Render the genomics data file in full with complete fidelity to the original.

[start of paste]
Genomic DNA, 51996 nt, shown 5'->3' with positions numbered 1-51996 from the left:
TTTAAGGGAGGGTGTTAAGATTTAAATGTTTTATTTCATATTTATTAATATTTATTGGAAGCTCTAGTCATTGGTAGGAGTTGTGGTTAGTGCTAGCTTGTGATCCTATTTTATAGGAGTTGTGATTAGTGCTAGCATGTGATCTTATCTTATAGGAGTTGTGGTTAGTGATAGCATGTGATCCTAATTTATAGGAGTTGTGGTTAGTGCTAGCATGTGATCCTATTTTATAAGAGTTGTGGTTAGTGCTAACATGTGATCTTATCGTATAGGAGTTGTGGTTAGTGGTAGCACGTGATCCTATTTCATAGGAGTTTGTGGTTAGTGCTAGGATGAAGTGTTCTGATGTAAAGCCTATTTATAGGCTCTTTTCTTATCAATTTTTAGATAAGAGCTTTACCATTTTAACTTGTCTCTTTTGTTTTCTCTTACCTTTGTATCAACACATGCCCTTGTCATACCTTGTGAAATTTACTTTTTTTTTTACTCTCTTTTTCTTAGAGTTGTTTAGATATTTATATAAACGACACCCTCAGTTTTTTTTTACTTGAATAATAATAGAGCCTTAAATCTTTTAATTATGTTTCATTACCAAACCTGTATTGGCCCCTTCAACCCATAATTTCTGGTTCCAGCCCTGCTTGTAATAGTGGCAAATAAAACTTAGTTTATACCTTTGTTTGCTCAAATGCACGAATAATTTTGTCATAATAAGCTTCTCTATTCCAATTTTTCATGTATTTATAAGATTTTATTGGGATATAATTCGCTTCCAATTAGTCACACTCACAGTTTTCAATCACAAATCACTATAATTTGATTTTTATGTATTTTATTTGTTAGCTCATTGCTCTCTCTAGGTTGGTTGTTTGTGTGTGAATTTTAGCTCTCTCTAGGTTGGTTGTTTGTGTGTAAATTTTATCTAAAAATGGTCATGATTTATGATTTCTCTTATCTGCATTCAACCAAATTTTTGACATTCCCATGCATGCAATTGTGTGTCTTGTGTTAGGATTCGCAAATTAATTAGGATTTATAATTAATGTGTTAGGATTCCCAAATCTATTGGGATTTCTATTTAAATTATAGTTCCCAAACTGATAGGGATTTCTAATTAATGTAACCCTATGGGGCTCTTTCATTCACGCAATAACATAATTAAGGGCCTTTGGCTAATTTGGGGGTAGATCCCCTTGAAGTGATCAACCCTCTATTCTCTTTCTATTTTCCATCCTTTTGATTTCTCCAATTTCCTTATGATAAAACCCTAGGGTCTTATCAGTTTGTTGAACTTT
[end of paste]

Genomic DNA, 51996 nt, shown 5'->3' with positions numbered 1-51996 from the left:
TTTAAGGGAGGGTGTTAAGATTTAAATGTTTTATTTCATATTTATTAATATTTATTGGAAGCTCTAGTCATTGGTAGGAGTTGTGGTTAGTGCTAGCTTGTGATCCTATTTTATAGGAGTTGTGATTAGTGCTAGCATGTGATCTTATCTTATAGGAGTTGTGGTTAGTGATAGCATGTGATCCTAATTTATAGGAGTTGTGGTTAGTGCTAGCATGTGATCCTATTTTATAAGAGTTGTGGTTAGTGCTAACATGTGATCTTATCGTATAGGAGTTGTGGTTAGTGGTAGCACGTGATCCTATTTCATAGGAGTTTGTGGTTAGTGCTAGGATGAAGTGTTCTGATGTAAAGCCTATTTATAGGCTCTTTTCTTATCAATTTTTAGATAAGAGCTTTACCATTTTAACTTGTCTCTTTTGTTTTCTCTTACCTTTGTATCAACACATGCCCTTGTCATACCTTGTGAAATTTACTTTTTTTTTTACTCTCTTTTTCTTAGAGTTGTTTAGATATTTATATAAACGACACCCTCAGTTTTTTTTTACTTGAATAATAATAGAGCCTTAAATCTTTTAATTATGTTTCATTACCAAACCTGTATTGGCCCCTTCAACCCATAATTTCTGGTTCCAGCCCTGCTTGTAATAGTGGCAAATAAAACTTAGTTTATACCTTTGTTTGCTCAAATGCACGAATAATTTTGTCATAATAAGCTTCTCTATTCCAATTTTTCATGTATTTATAAGATTTTATTGGGATATAATTCGCTTCCAATTAGTCACACTCACAGTTTTCAATCACAAATCACTATAATTTGATTTTTATGTATTTTATTTGTTAGCTCATTGCTCTCTCTAGGTTGGTTGTTTGTGTGTGAATTTTAGCTCTCTCTAGGTTGGTTGTTTGTGTGTAAATTTTATCTAAAAATGGTCATGATTTATGATTTCTCTTATCTGCATTCAACCAAATTTTTGACATTCCCATGCATGCAATTGTGTGTCTTGTGTTAGGATTCGCAAATTAATTAGGATTTATAATTAATGTGTTAGGATTCCCAAATCTATTGGGATTTCTATTTAAATTATAGTTCCCAAACTGATAGGGATTTCTAATTAATGTAACCCTATGGGGCTCTTTCATTCACGCAATAACATAATTAAGGGCCTTTGGCTAATTTGGGGGTAGATCCCCTTGAAGTGATCAACCCTCTATTCTCTTTCTATTTTCCATCCTTTTGATTTCTCCAATTTCCTTATGATAAAACCCTAGGGTCTTATCAGTTTGTTGAACTTT